The Homeowners Column

The Homeowners Column

Bountiful Bugs

Photo of Sandra Mason

Sandra Mason
Extension Educator, Horticulture
slmason@illinois.edu

As our garden season winds down you may have experienced the piercing bite of a bug so tiny it easily fades into oblivion among a sea of freckles. These itty bitty bugs pack a punch any boxer would envy.

The minute pirate bugs also known as insidious flower bugs, Orius spp., are less than one eighth of an inch long, oval to triangular in shape, somewhat flattened and black with whitish marks on the back.

Most of the time minute pirate bugs are good guys. They are true generalist predators feeding on many different prey including thrips, aphids, spider mites and many insect eggs. They can consume as many as 30 spider mites per day. They are reportedly important predators of corn earworm eggs in cornfields.

Minute pirate bugs are present all summer in fields, woodlands, gardens and landscapes going unnoticed by us. So why do they suddenly decide to bite something a zillion times bigger than they are after they have spent the summer munching on tiny spider mites? It's probably hunger. This time of year crops are drying up and so is their prey.

Their bite is amazingly painful for something so tiny. When they bite they are actually probing us with their short blunt beak investigate our worthiness as food. They would prefer a juicy aphid. They do not feed on blood or inject venom or saliva.

Everyone seems to react differently to their bites and some people seem to be more apt to be bit. I get bit more often when I am working and sweating (or is it glowing?) in my flower garden. Bites on some people swell like a mosquito bite, some turn into a hard red bump and for others there is no reaction at all. Minute pirate bugs are not quick to fly following biting, so you usually have plenty of time to cuss at what just bit you.

Trying to control minute pirate bugs is really not practical or advisable. Their biting occurs for a very short time. Also since they are beneficial due to their appetite for pests, it is best just to put up with their split personality. They tend to bite on sunny warm days so if possible do outside work during cooler parts of the day. Keep covered with long sleeves and long pants. Repellents have mixed reviews.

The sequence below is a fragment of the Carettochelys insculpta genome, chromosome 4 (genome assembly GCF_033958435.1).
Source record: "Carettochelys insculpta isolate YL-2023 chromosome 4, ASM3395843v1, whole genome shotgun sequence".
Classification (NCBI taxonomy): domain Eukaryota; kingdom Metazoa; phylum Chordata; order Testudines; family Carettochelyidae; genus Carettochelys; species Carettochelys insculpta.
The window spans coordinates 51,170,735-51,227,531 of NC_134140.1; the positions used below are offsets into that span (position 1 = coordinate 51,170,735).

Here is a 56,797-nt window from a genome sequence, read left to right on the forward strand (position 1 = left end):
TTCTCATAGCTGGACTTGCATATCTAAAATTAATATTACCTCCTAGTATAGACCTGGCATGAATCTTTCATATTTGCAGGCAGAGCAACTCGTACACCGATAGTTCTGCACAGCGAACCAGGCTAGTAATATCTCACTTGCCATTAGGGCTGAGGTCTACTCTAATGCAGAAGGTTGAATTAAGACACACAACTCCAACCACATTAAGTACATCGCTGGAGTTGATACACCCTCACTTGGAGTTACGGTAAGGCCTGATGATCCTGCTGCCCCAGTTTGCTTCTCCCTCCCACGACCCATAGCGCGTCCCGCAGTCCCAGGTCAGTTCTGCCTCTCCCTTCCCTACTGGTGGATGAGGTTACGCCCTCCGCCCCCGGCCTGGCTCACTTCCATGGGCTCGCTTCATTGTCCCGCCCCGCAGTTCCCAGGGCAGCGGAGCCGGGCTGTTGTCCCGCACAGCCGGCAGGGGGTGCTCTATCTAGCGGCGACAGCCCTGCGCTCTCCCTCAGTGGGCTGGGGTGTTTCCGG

Asian Multicolored Ladybugs may also bite this time of year: probably for the same reasons as pirate bugs. The same control and prevention measures would apply to ladybugs.

Hover flies, also known as sweat bees, can also be common this time of year. Unfortunately hover flies share the characteristic bee coloration of black and yellow which means they must endure unnecessary swats and screams from humans. They are flies and not bees. They don't sting and actually can't sting even if they had the urge. Just as their name implies, hover flies often hover around flowers or around people. They are 3/8 to 3/4 of an inch long often with black and yellow stripes. Some people call hover flies sweat bees since the flies enjoy a little tasty drink of sweat periodically.

Hover flies and their relatives syrphid flies are also good guys in the garden. Their young are ravenous predators of bad guys such as aphids, thrips and small caterpillars. The adult hover flies do not eat other insects, but feed on nectar and pollen.

Yellow jackets are also yellow and black and do sting, but they are bigger and more aggressive than hover flies.

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